"Sit down if you want," Mick said. "But just don't stand there behind me like that. Makes me nervous." 
    "A thousand pardons, gentlemen," I said, reaching deeply for my sense of dignity. "Just making sure you got the right color beer. I'll let you be." 
    Mick said nothing in reply. Didn't even turn around in his chair. Raised his left hand in a backwards salute instead, and continued talking to Charlie Watts. I was dismissed. 
    Alan Dunn was quick to take me aside. 
    "Don't get your feelings hurt, Gil. Better leave him alone for a while, then we'll show him the rest — the sleeping accommodations, and the like." 
    "Better happen soon, Alan," I said. "Bill Wyman's only about twenty minutes away now, on the Mass. Pike. Just heard from Randall." 
    "Hmmmm... I see what you mean. O.K. You wait here. I'll see what I can do." 
    Mick had a rule, I had been told earlier that day by Alan Dunn. It was that the first band member on the premises got to choose the living accommodations, at least for himself. Today's schedule showed Mick Jagger arriving at the Farm at about 6 PM. Bill Wyman was expected to arrive about 6:10 PM, only ten minutes later. Alan Dunn's brow had furrowed as he described this rule to me. It was Mick's own rule, I was given to understand. 
    In a joking reply, I said to Alan that I could probably arrange to have Wyman's limo delayed en route, for a lengthy gas stop for example, if that would ensure his arrival later than Jagger's, and thus Jagger's free choice of digs. Alan laughed, but not quite loud enough to suit me, and so I knew I was being authorized to do precisely that, although at my own risk, if I thought it likely that Wyman might actually arrive first. As it turned out, Bill and Astrid were delayed at Customs at Logan, and Mick arrived with breathing room. But it was now important to show him around, and fast. 
    "Mick's ready now," Alan said. "Why don't you show him some bedrooms." 
    "Happy to, Alan," I said. 
    Mick was on his feet — already poking around — and was clearly prepared to take the tour all by himself, if need be.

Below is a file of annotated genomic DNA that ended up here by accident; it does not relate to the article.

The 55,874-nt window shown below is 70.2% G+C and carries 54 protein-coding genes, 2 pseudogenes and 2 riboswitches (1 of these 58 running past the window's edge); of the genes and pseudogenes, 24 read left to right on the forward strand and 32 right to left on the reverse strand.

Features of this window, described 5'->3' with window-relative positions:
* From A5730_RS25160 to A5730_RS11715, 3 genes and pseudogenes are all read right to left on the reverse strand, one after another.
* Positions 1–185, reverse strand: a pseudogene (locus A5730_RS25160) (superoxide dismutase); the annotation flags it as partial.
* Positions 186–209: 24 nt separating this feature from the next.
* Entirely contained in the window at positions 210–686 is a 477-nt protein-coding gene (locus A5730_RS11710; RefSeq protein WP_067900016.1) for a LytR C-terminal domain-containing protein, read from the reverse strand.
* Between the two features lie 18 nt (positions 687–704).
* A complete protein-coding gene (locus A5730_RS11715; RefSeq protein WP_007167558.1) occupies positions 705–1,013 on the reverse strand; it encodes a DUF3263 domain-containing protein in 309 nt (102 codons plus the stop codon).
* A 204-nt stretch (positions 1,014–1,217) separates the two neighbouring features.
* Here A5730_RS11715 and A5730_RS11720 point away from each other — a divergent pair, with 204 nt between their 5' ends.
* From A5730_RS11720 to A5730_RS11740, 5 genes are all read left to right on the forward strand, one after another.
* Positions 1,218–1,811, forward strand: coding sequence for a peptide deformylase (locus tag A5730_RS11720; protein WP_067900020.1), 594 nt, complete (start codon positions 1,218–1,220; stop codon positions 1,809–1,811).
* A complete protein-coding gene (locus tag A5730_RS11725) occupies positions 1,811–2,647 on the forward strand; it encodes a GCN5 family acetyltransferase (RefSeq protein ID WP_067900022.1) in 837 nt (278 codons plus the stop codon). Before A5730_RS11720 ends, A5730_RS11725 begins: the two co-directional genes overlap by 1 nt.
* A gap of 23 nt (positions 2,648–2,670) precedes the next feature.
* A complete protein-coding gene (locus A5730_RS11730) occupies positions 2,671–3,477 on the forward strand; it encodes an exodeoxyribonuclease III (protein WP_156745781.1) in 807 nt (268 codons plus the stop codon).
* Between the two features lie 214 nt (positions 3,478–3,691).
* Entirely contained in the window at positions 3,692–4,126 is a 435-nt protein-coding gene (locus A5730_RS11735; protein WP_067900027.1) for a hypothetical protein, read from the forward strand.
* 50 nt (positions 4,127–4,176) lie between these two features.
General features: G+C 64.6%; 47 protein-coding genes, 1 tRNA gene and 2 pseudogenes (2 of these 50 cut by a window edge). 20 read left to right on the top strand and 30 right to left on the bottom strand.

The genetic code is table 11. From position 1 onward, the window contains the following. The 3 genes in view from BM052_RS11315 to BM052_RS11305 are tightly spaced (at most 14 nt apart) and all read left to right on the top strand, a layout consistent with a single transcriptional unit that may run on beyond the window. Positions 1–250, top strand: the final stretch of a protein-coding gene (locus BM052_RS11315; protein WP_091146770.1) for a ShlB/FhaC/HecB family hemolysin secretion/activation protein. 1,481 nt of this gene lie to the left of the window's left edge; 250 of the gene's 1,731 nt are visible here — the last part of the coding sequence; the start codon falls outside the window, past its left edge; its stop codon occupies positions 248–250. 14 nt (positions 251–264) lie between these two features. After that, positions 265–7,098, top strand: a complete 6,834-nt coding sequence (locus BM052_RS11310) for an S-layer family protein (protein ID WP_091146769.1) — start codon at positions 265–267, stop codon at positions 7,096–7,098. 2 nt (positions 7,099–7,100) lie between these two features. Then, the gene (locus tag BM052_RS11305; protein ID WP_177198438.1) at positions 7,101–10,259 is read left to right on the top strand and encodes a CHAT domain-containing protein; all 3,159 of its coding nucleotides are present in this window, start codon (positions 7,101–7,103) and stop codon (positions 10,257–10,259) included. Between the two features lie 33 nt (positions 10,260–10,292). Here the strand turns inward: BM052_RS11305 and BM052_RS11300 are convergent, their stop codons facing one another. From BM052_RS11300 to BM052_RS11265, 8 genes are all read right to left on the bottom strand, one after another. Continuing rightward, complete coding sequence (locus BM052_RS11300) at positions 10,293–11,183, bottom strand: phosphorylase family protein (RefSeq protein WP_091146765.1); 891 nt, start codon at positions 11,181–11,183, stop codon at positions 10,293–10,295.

"Let's go, Mick," I said, and headed him first into Control Room A, with all its glittering lights and paraphernalia — the room which important rock 'n' roll artists came from all over the world to use. He walked in only a few steps, sniffed the air briefly, and dismissed the entire scene with a wave. "Get me out of here, and show me the bedrooms, " he said. "You Americans are crazy with your air conditioning." Mick had seen Control Room A, appropriated it quickly as his, and was now ready to see more. 
    We led him upstairs, past the room we call "The Crow" where Stevie Wonder spent so many hours in 1976, and up on to the third floor, where I ordinarily stay, but where I wasn't staying any more. Long View was to be given over to this particular band — lock, stock, and barrel — and that went for my room, too. 
    This room Mick actually walked into. He sniffed the air, and then bounced himself briefly upon the bed. He noticed the open nautical hatch through which the late afternoon sky still shone, the hanging plants which John Farrell had sprayed with water mist only a few minutes earlier, and the white porcelain sink and toilet, which we never bothered to wall in as a closed bathroom. He smiled, and said that this room would do for himself very well, unless perhaps there was an alternative which might be preferable. "No, Mick," I said. "We all thought this would be the room you'd stay in." 
    "And so Charlie can stay across the hall, then?" he asked. 
    "Sure," I said, "take a look. We call that Pete Wolf's room." 
    That was my first real mistake, as I was to learn only moments later from Alan Dunn. That was Charlie Watts' room, not Pete Wolf's room, and Mick was not in Gil's room, but in Mick's room. 
    The Rolling Stones had arrived at Long View Farm. .

 


 All original material copyright © Gilbert Scott Markle. All rights reserved.